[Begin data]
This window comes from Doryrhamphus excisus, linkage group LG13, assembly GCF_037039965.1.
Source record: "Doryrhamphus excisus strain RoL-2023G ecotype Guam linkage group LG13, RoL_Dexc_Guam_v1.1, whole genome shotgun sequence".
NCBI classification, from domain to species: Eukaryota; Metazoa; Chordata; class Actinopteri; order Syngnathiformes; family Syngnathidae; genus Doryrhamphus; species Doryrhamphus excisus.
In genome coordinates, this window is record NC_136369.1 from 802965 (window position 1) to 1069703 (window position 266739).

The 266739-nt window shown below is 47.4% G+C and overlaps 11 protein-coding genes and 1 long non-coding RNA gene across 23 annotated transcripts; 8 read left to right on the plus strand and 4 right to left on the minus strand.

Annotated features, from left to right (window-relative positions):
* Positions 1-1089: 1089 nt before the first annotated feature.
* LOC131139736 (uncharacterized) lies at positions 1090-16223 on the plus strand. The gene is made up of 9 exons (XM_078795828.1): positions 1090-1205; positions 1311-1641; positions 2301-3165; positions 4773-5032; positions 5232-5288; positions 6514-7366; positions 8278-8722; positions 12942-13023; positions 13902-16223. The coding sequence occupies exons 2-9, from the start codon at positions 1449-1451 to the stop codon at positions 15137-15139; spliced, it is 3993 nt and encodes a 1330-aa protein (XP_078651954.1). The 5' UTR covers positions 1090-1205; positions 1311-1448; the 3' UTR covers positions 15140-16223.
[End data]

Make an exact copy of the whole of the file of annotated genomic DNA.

This window comes from Doryrhamphus excisus, linkage group LG13, assembly GCF_037039965.1.
Source record: "Doryrhamphus excisus strain RoL-2023G ecotype Guam linkage group LG13, RoL_Dexc_Guam_v1.1, whole genome shotgun sequence".
NCBI classification, from domain to species: Eukaryota; Metazoa; Chordata; class Actinopteri; order Syngnathiformes; family Syngnathidae; genus Doryrhamphus; species Doryrhamphus excisus.
In genome coordinates, this window is record NC_136369.1 from 802965 (window position 1) to 1069703 (window position 266739).

The 266739-nt window shown below is 47.4% G+C and overlaps 11 protein-coding genes and 1 long non-coding RNA gene across 23 annotated transcripts; 8 read left to right on the plus strand and 4 right to left on the minus strand.

Annotated features, from left to right (window-relative positions):
* Positions 1-1089: 1089 nt before the first annotated feature.
* LOC131139736 (uncharacterized) lies at positions 1090-16223 on the plus strand. The gene is made up of 9 exons (XM_078795828.1): positions 1090-1205; positions 1311-1641; positions 2301-3165; positions 4773-5032; positions 5232-5288; positions 6514-7366; positions 8278-8722; positions 12942-13023; positions 13902-16223. The coding sequence occupies exons 2-9, from the start codon at positions 1449-1451 to the stop codon at positions 15137-15139; spliced, it is 3993 nt and encodes a 1330-aa protein (XP_078651954.1). The 5' UTR covers positions 1090-1205; positions 1311-1448; the 3' UTR covers positions 15140-16223.